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Columbia County

March 2014 - Your Guide to Businesses in Columbia County - A supplement of The Chronicle 1805 S. Columbia River Boulevard • • 503-397-0116

2 - March 2014

Columbia County Business Guide

A supplement of The Chronicle

Ten reasons to shop local BY MARY HEBERLING, St. Helens Development Corp. We all hear on the news, radio, internet to shop local. “Support your local businesses.” “Don’t forget that Ma and Pop Shop downtown!” But what really are the benefits of shopping local? Why should we support our community stores? Here are 10 reasons to shop locally. 1. Local Economic Stimulus - When you purchase at locally owned businesses rather than nationally owned, more money is kept in the community because they often purchase from other local businesses, service providers and farms. Purchasing local helps grow other businesses as well as the local tax base.  2. Non-Profits Receive Greater Support - Local business owners donate more to local charities than non-local owners.  3. Shopping Local Saves You Money - Out of town shops have done a good job of convincing us that local business equals expensive. If you add travel, fees to transfer items and your time, the overall cost is often much higher. 4. Shopping Local Saves Services - Private and public sector services tend to cluster around shops. As shops disappear so do hairdressers, banks, restaurants, etc.  5. Shopping Local Retains Our Distinctiveness - Independent shops create distinctive shopping experiences and stock different products. Local businesses respond quickly to the needs of local customers, stocking products to meet the changing population needs.  6. Customer Service is Better - Local businesses often hire people with more specific product expertise for better customer service. 7. Environmental Impact is Reduced - Small local business usually set up shop in the town/village center, providing a centralized variety that is much friendlier to a community’s walk score than out of town shopping malls. This generally means contributing less to sprawl, congestion, habitat loss, and pollution. 8. Unique Businesses Create Character & Prosperity - The unique character of your local economy is defined in large part by the business that reside there, and that plays a big factor in your overall satisfaction with where you live and the value of your home and property. 9. Shopping Local Creates Jobs - Shops in our town create local employment and self-employment.  These people in turn spend in the local community. 10. You Matter More - It’s a fact that businesses respond to their customers, but your values and desires are much more influential to your local community business than the large big box stores.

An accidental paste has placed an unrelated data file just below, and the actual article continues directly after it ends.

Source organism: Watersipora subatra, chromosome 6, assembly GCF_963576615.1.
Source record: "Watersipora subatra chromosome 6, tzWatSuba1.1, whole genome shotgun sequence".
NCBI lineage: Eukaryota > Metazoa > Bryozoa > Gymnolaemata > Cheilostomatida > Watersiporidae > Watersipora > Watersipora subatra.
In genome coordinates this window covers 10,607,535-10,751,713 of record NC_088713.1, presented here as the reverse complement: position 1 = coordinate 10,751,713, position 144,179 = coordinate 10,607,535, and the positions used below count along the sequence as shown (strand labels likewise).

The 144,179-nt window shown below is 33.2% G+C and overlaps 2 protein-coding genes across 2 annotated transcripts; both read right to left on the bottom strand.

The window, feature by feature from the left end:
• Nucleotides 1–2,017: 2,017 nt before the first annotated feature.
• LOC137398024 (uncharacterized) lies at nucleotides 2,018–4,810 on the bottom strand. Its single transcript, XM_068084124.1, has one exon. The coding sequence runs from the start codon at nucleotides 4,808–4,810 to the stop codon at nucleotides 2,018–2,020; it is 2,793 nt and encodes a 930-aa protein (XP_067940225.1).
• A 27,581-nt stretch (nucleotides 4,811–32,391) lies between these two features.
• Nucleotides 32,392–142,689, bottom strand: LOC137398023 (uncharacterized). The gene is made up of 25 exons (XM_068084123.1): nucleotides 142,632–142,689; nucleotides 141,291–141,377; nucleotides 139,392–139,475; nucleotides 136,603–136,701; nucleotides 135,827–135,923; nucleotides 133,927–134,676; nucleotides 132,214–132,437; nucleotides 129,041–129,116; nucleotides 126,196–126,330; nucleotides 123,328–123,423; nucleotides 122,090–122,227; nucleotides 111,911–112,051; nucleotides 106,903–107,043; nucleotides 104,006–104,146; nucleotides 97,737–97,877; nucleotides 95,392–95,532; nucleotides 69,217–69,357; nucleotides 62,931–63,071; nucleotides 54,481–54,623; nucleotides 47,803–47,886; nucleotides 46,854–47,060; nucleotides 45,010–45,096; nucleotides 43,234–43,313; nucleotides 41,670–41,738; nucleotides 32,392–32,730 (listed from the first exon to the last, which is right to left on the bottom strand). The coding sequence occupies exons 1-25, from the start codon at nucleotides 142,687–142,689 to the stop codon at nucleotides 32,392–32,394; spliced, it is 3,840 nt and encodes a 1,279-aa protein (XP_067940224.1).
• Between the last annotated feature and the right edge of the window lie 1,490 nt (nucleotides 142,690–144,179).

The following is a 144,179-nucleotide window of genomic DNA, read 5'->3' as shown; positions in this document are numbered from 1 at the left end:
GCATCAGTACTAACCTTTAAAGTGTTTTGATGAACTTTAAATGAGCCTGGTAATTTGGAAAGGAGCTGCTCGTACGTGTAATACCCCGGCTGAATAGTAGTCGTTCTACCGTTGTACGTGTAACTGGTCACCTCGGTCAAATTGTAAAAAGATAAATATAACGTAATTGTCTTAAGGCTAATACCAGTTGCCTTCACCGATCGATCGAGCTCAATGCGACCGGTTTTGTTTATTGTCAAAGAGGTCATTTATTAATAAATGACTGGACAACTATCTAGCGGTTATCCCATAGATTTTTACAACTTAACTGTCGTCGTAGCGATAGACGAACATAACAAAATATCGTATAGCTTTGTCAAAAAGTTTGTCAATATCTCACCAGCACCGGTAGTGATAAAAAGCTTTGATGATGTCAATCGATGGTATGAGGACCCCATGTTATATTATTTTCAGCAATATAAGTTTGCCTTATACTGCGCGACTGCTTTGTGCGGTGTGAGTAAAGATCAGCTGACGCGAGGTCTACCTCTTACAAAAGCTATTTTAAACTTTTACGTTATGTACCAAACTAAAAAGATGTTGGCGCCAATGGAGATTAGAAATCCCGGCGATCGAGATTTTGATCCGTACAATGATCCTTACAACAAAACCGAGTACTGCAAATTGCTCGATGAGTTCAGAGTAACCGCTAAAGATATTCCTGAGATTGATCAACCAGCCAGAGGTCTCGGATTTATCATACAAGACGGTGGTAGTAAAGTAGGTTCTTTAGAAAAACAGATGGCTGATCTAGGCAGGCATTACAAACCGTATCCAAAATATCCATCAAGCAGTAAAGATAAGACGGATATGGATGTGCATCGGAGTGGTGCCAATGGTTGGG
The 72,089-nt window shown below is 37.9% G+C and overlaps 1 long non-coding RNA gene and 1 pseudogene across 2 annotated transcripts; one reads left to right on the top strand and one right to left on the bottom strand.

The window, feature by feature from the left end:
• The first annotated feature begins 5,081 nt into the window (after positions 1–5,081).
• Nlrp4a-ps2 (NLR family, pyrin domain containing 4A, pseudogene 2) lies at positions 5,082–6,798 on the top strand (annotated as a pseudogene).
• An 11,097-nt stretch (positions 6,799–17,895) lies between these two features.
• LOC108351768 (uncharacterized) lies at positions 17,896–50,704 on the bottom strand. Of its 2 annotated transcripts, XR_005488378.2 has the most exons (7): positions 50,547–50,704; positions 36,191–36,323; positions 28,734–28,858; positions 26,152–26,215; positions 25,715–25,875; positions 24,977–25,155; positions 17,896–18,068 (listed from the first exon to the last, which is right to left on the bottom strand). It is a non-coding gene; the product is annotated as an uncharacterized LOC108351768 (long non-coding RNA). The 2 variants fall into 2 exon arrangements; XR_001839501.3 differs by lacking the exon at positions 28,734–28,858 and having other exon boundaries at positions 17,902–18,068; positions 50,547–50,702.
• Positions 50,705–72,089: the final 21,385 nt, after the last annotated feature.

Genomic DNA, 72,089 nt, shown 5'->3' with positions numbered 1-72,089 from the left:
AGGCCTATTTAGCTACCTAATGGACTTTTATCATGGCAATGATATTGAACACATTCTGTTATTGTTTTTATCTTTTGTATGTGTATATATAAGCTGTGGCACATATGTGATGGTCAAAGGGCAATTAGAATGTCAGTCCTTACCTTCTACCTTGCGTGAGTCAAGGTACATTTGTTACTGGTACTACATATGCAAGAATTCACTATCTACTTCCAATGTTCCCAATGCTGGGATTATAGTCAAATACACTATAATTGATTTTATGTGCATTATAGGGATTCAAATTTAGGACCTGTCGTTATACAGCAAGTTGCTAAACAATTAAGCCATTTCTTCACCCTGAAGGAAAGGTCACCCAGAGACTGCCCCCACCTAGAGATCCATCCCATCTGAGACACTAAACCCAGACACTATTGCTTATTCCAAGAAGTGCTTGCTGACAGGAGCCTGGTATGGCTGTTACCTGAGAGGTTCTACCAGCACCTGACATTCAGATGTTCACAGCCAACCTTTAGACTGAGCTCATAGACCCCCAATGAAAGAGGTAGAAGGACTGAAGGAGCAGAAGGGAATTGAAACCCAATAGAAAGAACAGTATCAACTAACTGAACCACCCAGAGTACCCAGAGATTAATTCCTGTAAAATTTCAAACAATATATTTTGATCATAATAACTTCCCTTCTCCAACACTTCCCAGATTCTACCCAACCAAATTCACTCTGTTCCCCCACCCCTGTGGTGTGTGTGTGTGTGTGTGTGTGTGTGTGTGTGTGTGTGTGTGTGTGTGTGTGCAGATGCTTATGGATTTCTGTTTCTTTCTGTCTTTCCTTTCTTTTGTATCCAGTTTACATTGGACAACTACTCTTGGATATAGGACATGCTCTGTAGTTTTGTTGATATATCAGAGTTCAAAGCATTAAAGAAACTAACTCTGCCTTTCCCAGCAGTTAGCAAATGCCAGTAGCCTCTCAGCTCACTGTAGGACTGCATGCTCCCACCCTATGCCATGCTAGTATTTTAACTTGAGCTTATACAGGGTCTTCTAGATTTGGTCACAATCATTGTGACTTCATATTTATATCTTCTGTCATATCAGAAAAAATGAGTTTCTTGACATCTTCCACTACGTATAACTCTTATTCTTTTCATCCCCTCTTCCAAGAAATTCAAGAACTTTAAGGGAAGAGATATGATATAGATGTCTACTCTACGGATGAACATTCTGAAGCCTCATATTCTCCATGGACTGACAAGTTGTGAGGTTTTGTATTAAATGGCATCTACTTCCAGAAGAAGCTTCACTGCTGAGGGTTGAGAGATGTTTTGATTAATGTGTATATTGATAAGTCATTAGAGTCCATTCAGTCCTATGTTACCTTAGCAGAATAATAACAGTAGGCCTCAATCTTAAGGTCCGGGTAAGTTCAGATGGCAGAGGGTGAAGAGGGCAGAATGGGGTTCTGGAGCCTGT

See you all downtown supporting your local businesses!

A supplement of The Chronicle

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ichardson's Furniture began in 1959 when Lowell Richardson's daughter needed some upholstery work done on her car. Word of mouth spread among her friends and the basement of Lowell and Martha's home was soon a full time upholstery shop. The next few years required three different moves due to the growth of business until they opened a full service store at the present location on Columbia Blvd in St. Helens. Lowell and Martha were joined in 1970 by their daughter Eileen and her husband Chris October 1964 Grand Opening of Richardson’s Furniture in its current location. Kirby. In 1998 their daughter Anne and her husband Joe Davis joined the firm. The family tradition continues as Chris and Eileen's grandchildren have brought a 4th generation of family to the business. Richardson's Furniture still follows the credo started over 53 years ago by the Richardson family of “Furniture with a Future.” This means offering the best values, a great selection of product and the best possible service both before and after you have chosen your furniture. Richardson's currently displays over 22,000 sq. ft. of home furnishings from national names you know and trust, including: Simmons, Temper-pedic, Flexsteel, Lane and Ashley. We are also proud to carry many local brands that are produced in Oregon, including Stanton, Englander and Oakcraft. Our prices are discounted to save you money every day and on every item you choose. As always convenient in-home delivery is available to fit your location and time schedule. We feel shopping for your home should be a fun and relaxing experience. You are encouraged to take your time finding the right items to fit your home and your budget without any extra pressure from sales people. While we are happy to deliver your furniture immediately; special order is always an option and there is no extra charge to customize your furniture to fit your home. As you can see, at Richardson's, your way is the right way. Stop in today and see why Richardson's should be your home furnishing choice.

“Furniture with a Future.”




2015 Columbia Blvd., St. Helens, Oregon 503.397.1329 “Where Columbia County Has Bought With Confidence Since 1959”

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Columbia County Business Guide

Page 1

A supplement of The Chronicle

Tire Service Center

Tire Service Center

Now Serving Columbia County

The Ultimate in Care and Compassion! When family cannot be there call in the Adeo Difference